On September 18, 2022, California Governor Gavin Newsom signed into law ten cannabis-related legislative bills in a comprehensive update of California’s cannabis laws.
The most well-known of these is SB 1326, which would allow for interstate cannabis commerce between California and other states that have legalized cannabis cultivation, production, and distribution. SB 1326’s author, Senator Anna Caballero, stated that the new law “provides a relief valve for the oversupply of cannabis, an opportunity to grow California’s brand and market share, support job creation, and gives the state a competitive advantage as federal policy develops” and is “an essential step to ensure that California can fully capitalize on, and remain a leader in, the forthcoming national cannabis market.” However, since production and sale of cannabis is still prohibited under federal law, and SB 1326 is explicitly directed to interstate commerce involving cannabis, this law would likely not be implemented until cannabis has been federally decriminalized.
The other bills signed into law by Governor Newsom also work to strengthen the state’s cannabis laws and expand the market for cannabis products. For example:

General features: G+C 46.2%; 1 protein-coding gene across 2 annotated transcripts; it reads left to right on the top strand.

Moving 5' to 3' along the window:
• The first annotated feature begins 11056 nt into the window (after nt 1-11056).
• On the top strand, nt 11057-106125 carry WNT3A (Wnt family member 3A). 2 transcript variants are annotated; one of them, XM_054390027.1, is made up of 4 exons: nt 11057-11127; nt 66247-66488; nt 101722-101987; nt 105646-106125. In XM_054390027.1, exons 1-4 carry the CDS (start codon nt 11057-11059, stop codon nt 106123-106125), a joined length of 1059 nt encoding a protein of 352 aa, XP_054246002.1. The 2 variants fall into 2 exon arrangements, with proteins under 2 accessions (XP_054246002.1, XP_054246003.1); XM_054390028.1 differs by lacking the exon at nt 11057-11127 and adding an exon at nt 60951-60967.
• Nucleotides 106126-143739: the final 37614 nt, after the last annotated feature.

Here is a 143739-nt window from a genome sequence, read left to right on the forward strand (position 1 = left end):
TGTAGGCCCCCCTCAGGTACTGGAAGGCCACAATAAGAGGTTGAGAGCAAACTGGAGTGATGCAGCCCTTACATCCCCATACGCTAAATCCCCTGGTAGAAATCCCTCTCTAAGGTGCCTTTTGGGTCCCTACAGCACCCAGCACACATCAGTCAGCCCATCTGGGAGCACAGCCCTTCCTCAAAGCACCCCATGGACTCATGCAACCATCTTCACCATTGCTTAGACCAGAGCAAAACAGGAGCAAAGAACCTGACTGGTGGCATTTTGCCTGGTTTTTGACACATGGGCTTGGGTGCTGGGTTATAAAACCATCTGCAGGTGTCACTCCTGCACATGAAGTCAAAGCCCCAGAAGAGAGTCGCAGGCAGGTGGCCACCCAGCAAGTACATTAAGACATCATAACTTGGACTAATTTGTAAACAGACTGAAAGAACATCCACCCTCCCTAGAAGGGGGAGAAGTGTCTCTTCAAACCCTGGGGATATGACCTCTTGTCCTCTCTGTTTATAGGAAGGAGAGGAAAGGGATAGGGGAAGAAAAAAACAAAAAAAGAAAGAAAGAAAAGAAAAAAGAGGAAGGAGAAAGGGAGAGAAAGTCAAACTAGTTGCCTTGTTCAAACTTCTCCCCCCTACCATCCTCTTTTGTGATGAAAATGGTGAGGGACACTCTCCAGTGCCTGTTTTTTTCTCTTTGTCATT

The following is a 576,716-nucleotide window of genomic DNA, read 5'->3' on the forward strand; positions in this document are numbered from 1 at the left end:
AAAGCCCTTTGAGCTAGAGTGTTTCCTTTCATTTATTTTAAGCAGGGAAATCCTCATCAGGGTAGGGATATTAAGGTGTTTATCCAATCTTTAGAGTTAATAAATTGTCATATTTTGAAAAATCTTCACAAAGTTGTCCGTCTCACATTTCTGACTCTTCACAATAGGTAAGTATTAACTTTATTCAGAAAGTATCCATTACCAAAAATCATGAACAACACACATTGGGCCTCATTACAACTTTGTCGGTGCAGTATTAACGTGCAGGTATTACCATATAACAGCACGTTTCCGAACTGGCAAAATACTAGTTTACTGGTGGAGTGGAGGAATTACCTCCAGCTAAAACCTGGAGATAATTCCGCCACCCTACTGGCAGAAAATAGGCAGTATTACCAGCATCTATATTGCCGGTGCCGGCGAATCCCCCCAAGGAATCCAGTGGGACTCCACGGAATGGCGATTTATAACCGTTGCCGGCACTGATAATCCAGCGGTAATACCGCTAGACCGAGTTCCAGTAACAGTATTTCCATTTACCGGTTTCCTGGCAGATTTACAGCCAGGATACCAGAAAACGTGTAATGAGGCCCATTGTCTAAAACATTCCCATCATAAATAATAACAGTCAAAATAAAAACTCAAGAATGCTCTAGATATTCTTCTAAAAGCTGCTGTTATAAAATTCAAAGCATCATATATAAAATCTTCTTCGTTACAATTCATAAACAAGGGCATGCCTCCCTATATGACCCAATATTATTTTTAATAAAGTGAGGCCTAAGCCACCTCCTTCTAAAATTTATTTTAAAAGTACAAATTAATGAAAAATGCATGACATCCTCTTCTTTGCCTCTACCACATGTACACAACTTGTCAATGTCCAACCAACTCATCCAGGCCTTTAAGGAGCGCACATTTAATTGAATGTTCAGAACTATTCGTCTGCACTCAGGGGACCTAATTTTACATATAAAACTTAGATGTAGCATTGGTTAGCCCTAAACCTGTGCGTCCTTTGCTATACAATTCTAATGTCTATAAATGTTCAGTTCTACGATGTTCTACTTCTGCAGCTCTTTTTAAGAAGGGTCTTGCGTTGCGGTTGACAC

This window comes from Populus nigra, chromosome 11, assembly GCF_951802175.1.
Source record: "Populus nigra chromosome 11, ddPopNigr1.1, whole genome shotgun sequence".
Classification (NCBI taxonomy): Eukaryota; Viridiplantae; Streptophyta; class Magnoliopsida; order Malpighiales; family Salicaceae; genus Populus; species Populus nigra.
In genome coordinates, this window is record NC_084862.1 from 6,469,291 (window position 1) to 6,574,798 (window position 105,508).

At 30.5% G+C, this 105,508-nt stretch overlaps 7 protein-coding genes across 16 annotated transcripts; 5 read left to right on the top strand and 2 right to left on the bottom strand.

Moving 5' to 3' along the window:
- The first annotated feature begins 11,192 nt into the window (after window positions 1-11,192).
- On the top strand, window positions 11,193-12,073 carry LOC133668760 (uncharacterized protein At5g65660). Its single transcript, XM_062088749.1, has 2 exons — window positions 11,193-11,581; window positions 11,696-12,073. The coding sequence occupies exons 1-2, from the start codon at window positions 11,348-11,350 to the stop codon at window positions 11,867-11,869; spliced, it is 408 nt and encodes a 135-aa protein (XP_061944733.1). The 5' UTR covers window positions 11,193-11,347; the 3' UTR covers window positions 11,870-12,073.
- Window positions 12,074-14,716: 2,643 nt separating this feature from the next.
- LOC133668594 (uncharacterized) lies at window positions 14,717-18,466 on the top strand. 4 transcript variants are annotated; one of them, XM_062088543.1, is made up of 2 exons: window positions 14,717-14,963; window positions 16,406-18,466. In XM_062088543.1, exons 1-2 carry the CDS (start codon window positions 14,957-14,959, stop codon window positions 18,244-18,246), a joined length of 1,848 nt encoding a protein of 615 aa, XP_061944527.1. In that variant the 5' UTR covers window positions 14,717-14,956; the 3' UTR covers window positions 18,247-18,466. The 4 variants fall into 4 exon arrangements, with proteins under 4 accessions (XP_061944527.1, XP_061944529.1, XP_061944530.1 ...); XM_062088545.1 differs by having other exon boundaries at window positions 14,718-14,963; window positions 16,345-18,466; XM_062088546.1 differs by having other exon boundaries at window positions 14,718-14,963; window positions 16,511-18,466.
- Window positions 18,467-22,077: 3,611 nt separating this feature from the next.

AB 2188: Makes it unlawful to discriminate against a person in employment circumstances for their off-duty, off-site cannabis use, and bans employment-based THC testing, with certain exceptions such as federal employees and the building and construction trades.
SB 1186: Prohibiting regulations that prohibit the delivery of medicinal cannabis to medicinal cannabis patients
AB 1706: Sealing of court records for eligible cannabis arrests and convictions
AB 1885: Regulating the production standards for cannabis intended for use in therapeutic applications for animals; and prohibiting agency discipline of veterinarians who recommend cannabis use for animals
AB 1894: Requiring packaging of cannabis cartridges and integrated cannabis vaporizers to prominently display a message that they must be disposed of as hazardous waste
AB 2568: Providing that it is not illegal to provide insurance to persons licensed to engage in commercial production and sale of cannabis.
California has taken the lead in enacting laws and policies intended to fully integrate the legalization of cannabis and allow it to bring economic benefits to the state. It is hoped that other states that have already, or will soon legalize cannabis will look to California’s example.